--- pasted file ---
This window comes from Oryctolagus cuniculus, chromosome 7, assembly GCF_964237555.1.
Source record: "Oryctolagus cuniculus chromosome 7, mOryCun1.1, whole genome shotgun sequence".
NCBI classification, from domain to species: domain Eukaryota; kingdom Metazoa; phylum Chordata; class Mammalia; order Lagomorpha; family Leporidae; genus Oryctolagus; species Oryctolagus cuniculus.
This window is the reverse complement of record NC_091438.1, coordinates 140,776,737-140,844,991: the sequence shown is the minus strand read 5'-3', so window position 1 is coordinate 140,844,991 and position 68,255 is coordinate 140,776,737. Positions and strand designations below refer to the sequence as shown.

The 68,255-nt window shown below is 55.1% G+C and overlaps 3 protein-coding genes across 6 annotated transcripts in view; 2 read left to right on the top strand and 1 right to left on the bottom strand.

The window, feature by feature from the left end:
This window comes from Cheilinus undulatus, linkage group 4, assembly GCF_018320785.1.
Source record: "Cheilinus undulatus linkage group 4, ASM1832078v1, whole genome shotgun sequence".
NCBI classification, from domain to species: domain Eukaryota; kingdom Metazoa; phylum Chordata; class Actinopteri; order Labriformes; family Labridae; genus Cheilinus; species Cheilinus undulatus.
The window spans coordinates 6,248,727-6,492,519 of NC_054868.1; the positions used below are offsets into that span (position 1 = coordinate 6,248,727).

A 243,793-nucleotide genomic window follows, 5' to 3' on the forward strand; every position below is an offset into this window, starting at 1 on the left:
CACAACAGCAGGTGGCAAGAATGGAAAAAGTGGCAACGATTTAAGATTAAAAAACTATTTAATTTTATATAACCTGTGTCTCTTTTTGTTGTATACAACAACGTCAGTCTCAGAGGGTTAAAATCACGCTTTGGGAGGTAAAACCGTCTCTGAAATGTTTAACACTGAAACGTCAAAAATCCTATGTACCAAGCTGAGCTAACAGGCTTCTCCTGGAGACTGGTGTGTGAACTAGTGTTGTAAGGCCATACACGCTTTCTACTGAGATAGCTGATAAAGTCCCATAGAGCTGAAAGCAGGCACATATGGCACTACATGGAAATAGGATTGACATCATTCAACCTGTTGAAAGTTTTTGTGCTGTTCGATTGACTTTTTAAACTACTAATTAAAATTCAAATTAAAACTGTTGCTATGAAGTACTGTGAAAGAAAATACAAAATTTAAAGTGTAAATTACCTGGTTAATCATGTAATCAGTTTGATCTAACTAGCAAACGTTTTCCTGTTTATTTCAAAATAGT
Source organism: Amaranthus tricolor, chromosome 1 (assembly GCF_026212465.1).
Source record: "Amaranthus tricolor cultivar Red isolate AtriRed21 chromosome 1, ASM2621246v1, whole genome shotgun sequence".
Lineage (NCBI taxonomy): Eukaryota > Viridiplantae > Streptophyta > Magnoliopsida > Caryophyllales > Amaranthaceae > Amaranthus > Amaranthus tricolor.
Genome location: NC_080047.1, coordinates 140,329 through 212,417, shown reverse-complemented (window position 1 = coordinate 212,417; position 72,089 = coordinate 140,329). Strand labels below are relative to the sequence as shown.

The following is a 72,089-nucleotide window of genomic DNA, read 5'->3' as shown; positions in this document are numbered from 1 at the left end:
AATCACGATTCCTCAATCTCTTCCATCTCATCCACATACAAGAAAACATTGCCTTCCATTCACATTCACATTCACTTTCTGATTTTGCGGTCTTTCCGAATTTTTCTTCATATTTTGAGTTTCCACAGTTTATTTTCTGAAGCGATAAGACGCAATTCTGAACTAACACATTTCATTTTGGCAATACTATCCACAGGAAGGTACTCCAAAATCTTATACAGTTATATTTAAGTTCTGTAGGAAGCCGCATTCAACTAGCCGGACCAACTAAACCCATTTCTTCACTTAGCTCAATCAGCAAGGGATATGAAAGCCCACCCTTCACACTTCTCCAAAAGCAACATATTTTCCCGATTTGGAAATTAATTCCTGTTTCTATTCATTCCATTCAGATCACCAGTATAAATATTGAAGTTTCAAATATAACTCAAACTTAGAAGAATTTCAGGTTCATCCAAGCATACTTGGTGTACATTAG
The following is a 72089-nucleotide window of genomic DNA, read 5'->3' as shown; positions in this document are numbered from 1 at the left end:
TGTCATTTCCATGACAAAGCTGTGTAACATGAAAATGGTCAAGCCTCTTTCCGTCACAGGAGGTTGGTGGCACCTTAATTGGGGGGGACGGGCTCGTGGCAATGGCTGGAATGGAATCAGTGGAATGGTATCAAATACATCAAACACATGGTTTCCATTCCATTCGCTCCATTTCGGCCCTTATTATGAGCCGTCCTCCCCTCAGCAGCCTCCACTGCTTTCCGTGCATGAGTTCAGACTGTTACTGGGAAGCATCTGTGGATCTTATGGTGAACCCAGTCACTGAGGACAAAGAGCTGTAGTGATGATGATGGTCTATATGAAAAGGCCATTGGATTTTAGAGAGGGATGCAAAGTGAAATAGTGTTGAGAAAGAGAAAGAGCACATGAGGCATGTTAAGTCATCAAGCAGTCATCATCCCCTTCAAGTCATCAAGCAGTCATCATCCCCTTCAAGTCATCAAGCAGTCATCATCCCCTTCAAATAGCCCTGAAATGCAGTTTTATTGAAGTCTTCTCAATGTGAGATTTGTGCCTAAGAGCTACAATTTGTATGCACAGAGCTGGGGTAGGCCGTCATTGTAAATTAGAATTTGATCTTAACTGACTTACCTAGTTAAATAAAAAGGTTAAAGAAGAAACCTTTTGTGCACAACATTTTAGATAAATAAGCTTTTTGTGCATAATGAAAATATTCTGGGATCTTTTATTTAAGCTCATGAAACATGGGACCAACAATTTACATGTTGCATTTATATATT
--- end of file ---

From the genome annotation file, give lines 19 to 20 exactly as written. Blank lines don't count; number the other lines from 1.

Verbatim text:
The following is a 72089-nucleotide window of genomic DNA, read 5'->3' as shown; positions in this document are numbered from 1 at the left end:
TGTCATTTCCATGACAAAGCTGTGTAACATGAAAATGGTCAAGCCTCTTTCCGTCACAGGAGGTTGGTGGCACCTTAATTGGGGGGGACGGGCTCGTGGCAATGGCTGGAATGGAATCAGTGGAATGGTATCAAATACATCAAACACATGGTTTCCATTCCATTCGCTCCATTTCGGCCCTTATTATGAGCCGTCCTCCCCTCAGCAGCCTCCACTGCTTTCCGTGCATGAGTTCAGACTGTTACTGGGAAGCATCTGTGGATCTTATGGTGAACCCAGTCACTGAGGACAAAGAGCTGTAGTGATGATGATGGTCTATATGAAAAGGCCATTGGATTTTAGAGAGGGATGCAAAGTGAAATAGTGTTGAGAAAGAGAAAGAGCACATGAGGCATGTTAAGTCATCAAGCAGTCATCATCCCCTTCAAGTCATCAAGCAGTCATCATCCCCTTCAAGTCATCAAGCAGTCATCATCCCCTTCAAATAGCCCTGAAATGCAGTTTTATTGAAGTCTTCTCAATGTGAGATTTGTGCCTAAGAGCTACAATTTGTATGCACAGAGCTGGGGTAGGCCGTCATTGTAAATTAGAATTTGATCTTAACTGACTTACCTAGTTAAATAAAAAGGTTAAAGAAGAAACCTTTTGTGCACAACATTTTAGATAAATAAGCTTTTTGTGCATAATGAAAATATTCTGGGATCTTTTATTTAAGCTCATGAAACATGGGACCAACAATTTACATGTTGCATTTATATATT